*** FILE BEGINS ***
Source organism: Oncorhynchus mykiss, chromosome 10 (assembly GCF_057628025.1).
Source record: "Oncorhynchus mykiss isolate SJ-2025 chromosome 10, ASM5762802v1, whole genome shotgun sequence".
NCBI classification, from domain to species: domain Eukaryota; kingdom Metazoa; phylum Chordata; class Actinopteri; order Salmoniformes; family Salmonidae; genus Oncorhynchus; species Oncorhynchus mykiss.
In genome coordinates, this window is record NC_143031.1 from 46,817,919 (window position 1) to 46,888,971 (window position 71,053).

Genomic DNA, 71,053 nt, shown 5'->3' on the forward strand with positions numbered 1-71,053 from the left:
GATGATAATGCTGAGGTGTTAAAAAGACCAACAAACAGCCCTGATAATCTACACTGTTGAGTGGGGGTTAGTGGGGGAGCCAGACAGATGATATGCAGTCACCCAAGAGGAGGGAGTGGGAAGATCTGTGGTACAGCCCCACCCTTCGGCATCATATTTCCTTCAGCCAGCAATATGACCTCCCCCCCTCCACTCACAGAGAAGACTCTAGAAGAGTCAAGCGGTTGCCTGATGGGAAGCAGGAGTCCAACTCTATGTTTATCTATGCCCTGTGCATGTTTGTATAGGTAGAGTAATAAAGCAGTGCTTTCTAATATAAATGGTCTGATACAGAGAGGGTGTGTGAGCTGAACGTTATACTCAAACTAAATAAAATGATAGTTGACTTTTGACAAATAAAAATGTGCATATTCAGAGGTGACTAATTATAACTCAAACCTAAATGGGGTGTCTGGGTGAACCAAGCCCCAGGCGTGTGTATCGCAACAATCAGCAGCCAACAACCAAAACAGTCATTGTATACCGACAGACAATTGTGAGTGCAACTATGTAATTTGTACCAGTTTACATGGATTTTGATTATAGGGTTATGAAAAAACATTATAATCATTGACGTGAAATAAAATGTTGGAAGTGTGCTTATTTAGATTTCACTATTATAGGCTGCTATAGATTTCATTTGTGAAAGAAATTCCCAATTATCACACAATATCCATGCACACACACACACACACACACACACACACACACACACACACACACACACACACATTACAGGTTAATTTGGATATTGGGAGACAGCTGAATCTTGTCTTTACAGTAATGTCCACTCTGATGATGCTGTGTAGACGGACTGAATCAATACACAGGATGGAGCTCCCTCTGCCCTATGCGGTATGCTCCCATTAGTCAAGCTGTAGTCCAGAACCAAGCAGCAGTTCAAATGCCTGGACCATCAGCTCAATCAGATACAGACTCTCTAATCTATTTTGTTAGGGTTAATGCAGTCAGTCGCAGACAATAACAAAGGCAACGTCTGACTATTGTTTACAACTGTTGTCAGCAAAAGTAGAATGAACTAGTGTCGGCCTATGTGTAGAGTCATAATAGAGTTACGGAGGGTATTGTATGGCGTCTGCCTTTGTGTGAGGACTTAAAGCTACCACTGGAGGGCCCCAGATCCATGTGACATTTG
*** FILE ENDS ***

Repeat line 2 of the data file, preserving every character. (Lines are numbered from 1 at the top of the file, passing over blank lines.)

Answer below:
Source record: "Oncorhynchus mykiss isolate SJ-2025 chromosome 10, ASM5762802v1, whole genome shotgun sequence".